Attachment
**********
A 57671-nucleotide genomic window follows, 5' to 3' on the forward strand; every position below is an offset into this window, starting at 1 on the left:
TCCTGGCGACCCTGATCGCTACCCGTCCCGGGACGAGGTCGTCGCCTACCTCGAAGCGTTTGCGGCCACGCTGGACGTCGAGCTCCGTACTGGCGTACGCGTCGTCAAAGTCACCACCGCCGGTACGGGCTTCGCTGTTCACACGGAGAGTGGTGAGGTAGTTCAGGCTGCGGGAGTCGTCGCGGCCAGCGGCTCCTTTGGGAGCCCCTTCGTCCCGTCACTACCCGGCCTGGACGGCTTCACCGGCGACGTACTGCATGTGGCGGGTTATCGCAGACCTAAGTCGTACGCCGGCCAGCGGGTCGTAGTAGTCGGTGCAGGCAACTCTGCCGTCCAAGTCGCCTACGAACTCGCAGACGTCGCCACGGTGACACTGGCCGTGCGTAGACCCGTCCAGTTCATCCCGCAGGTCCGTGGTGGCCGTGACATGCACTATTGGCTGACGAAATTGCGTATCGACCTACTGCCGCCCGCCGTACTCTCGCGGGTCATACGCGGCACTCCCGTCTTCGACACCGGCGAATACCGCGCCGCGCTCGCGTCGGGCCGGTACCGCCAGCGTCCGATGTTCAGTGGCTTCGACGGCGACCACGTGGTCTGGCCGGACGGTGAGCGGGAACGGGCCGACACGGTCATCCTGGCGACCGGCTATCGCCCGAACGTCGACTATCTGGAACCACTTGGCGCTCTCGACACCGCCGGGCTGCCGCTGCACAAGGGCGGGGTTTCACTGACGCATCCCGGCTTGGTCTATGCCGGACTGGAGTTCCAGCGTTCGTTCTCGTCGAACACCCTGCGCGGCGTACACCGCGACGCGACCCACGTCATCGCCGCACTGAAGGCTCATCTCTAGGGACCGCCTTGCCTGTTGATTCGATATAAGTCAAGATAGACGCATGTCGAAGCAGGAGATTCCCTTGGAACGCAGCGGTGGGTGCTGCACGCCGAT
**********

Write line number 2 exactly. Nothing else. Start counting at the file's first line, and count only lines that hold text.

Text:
TCCTGGCGACCCTGATCGCTACCCGTCCCGGGACGAGGTCGTCGCCTACCTCGAAGCGTTTGCGGCCACGCTGGACGTCGAGCTCCGTACTGGCGTACGCGTCGTCAAAGTCACCACCGCCGGTACGGGCTTCGCTGTTCACACGGAGAGTGGTGAGGTAGTTCAGGCTGCGGGAGTCGTCGCGGCCAGCGGCTCCTTTGGGAGCCCCTTCGTCCCGTCACTACCCGGCCTGGACGGCTTCACCGGCGACGTACTGCATGTGGCGGGTTATCGCAGACCTAAGTCGTACGCCGGCCAGCGGGTCGTAGTAGTCGGTGCAGGCAACTCTGCCGTCCAAGTCGCCTACGAACTCGCAGACGTCGCCACGGTGACACTGGCCGTGCGTAGACCCGTCCAGTTCATCCCGCAGGTCCGTGGTGGCCGTGACATGCACTATTGGCTGACGAAATTGCGTATCGACCTACTGCCGCCCGCCGTACTCTCGCGGGTCATACGCGGCACTCCCGTCTTCGACACCGGCGAATACCGCGCCGCGCTCGCGTCGGGCCGGTACCGCCAGCGTCCGATGTTCAGTGGCTTCGACGGCGACCACGTGGTCTGGCCGGACGGTGAGCGGGAACGGGCCGACACGGTCATCCTGGCGACCGGCTATCGCCCGAACGTCGACTATCTGGAACCACTTGGCGCTCTCGACACCGCCGGGCTGCCGCTGCACAAGGGCGGGGTTTCACTGACGCATCCCGGCTTGGTCTATGCCGGACTGGAGTTCCAGCGTTCGTTCTCGTCGAACACCCTGCGCGGCGTACACCGCGACGCGACCCACGTCATCGCCGCACTGAAGGCTCATCTCTAGGGACCGCCTTGCCTGTTGATTCGATATAAGTCAAGATAGACGCATGTCGAAGCAGGAGATTCCCTTGGAACGCAGCGGTGGGTGCTGCACGCCGAT